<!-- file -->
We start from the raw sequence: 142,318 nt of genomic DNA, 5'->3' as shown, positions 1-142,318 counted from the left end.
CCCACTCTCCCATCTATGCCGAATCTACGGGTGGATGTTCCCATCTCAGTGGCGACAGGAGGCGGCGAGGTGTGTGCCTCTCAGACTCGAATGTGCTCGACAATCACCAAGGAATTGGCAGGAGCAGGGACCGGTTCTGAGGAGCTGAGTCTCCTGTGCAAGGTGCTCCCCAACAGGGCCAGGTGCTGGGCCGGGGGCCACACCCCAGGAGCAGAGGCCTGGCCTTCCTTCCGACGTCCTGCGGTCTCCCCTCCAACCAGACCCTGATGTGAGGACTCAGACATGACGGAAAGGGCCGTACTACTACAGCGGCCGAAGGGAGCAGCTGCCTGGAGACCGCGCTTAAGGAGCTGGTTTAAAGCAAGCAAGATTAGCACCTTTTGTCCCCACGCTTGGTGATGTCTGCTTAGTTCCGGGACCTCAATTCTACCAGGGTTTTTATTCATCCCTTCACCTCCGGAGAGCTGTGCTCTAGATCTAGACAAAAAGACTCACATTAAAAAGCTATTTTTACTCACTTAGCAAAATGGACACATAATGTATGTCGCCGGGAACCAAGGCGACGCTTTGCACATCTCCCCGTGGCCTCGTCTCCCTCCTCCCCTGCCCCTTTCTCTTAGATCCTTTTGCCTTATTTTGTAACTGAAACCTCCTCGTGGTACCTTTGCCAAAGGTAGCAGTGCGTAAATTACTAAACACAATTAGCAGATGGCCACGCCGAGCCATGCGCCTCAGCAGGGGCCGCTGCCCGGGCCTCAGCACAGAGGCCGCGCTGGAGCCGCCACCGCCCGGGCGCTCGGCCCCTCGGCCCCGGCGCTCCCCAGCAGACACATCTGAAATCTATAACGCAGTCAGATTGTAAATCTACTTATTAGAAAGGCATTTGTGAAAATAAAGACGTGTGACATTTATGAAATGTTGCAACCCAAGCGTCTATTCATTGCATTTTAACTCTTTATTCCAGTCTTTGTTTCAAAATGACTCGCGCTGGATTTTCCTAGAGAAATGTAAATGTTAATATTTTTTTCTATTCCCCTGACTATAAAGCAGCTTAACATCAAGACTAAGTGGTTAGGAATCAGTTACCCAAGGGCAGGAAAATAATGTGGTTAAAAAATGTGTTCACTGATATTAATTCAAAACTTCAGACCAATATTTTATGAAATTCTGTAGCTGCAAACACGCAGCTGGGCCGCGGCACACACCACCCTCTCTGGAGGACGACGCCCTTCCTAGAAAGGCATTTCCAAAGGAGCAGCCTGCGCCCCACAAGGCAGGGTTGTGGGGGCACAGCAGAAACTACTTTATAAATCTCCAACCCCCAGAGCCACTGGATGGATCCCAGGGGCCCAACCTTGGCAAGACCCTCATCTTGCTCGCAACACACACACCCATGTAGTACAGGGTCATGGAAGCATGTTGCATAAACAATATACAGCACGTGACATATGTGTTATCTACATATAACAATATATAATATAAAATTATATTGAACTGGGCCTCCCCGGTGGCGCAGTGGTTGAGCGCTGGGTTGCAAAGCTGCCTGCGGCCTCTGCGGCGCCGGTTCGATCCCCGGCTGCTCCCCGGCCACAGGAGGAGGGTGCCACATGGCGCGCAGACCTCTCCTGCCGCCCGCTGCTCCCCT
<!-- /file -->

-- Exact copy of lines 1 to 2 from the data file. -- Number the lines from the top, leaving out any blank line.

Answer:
We start from the raw sequence: 142,318 nt of genomic DNA, 5'->3' as shown, positions 1-142,318 counted from the left end.
CCCACTCTCCCATCTATGCCGAATCTACGGGTGGATGTTCCCATCTCAGTGGCGACAGGAGGCGGCGAGGTGTGTGCCTCTCAGACTCGAATGTGCTCGACAATCACCAAGGAATTGGCAGGAGCAGGGACCGGTTCTGAGGAGCTGAGTCTCCTGTGCAAGGTGCTCCCCAACAGGGCCAGGTGCTGGGCCGGGGGCCACACCCCAGGAGCAGAGGCCTGGCCTTCCTTCCGACGTCCTGCGGTCTCCCCTCCAACCAGACCCTGATGTGAGGACTCAGACATGACGGAAAGGGCCGTACTACTACAGCGGCCGAAGGGAGCAGCTGCCTGGAGACCGCGCTTAAGGAGCTGGTTTAAAGCAAGCAAGATTAGCACCTTTTGTCCCCACGCTTGGTGATGTCTGCTTAGTTCCGGGACCTCAATTCTACCAGGGTTTTTATTCATCCCTTCACCTCCGGAGAGCTGTGCTCTAGATCTAGACAAAAAGACTCACATTAAAAAGCTATTTTTACTCACTTAGCAAAATGGACACATAATGTATGTCGCCGGGAACCAAGGCGACGCTTTGCACATCTCCCCGTGGCCTCGTCTCCCTCCTCCCCTGCCCCTTTCTCTTAGATCCTTTTGCCTTATTTTGTAACTGAAACCTCCTCGTGGTACCTTTGCCAAAGGTAGCAGTGCGTAAATTACTAAACACAATTAGCAGATGGCCACGCCGAGCCATGCGCCTCAGCAGGGGCCGCTGCCCGGGCCTCAGCACAGAGGCCGCGCTGGAGCCGCCACCGCCCGGGCGCTCGGCCCCTCGGCCCCGGCGCTCCCCAGCAGACACATCTGAAATCTATAACGCAGTCAGATTGTAAATCTACTTATTAGAAAGGCATTTGTGAAAATAAAGACGTGTGACATTTATGAAATGTTGCAACCCAAGCGTCTATTCATTGCATTTTAACTCTTTATTCCAGTCTTTGTTTCAAAATGACTCGCGCTGGATTTTCCTAGAGAAATGTAAATGTTAATATTTTTTTCTATTCCCCTGACTATAAAGCAGCTTAACATCAAGACTAAGTGGTTAGGAATCAGTTACCCAAGGGCAGGAAAATAATGTGGTTAAAAAATGTGTTCACTGATATTAATTCAAAACTTCAGACCAATATTTTATGAAATTCTGTAGCTGCAAACACGCAGCTGGGCCGCGGCACACACCACCCTCTCTGGAGGACGACGCCCTTCCTAGAAAGGCATTTCCAAAGGAGCAGCCTGCGCCCCACAAGGCAGGGTTGTGGGGGCACAGCAGAAACTACTTTATAAATCTCCAACCCCCAGAGCCACTGGATGGATCCCAGGGGCCCAACCTTGGCAAGACCCTCATCTTGCTCGCAACACACACACCCATGTAGTACAGGGTCATGGAAGCATGTTGCATAAACAATATACAGCACGTGACATATGTGTTATCTACATATAACAATATATAATATAAAATTATATTGAACTGGGCCTCCCCGGTGGCGCAGTGGTTGAGCGCTGGGTTGCAAAGCTGCCTGCGGCCTCTGCGGCGCCGGTTCGATCCCCGGCTGCTCCCCGGCCACAGGAGGAGGGTGCCACATGGCGCGCAGACCTCTCCTGCCGCCCGCTGCTCCCCT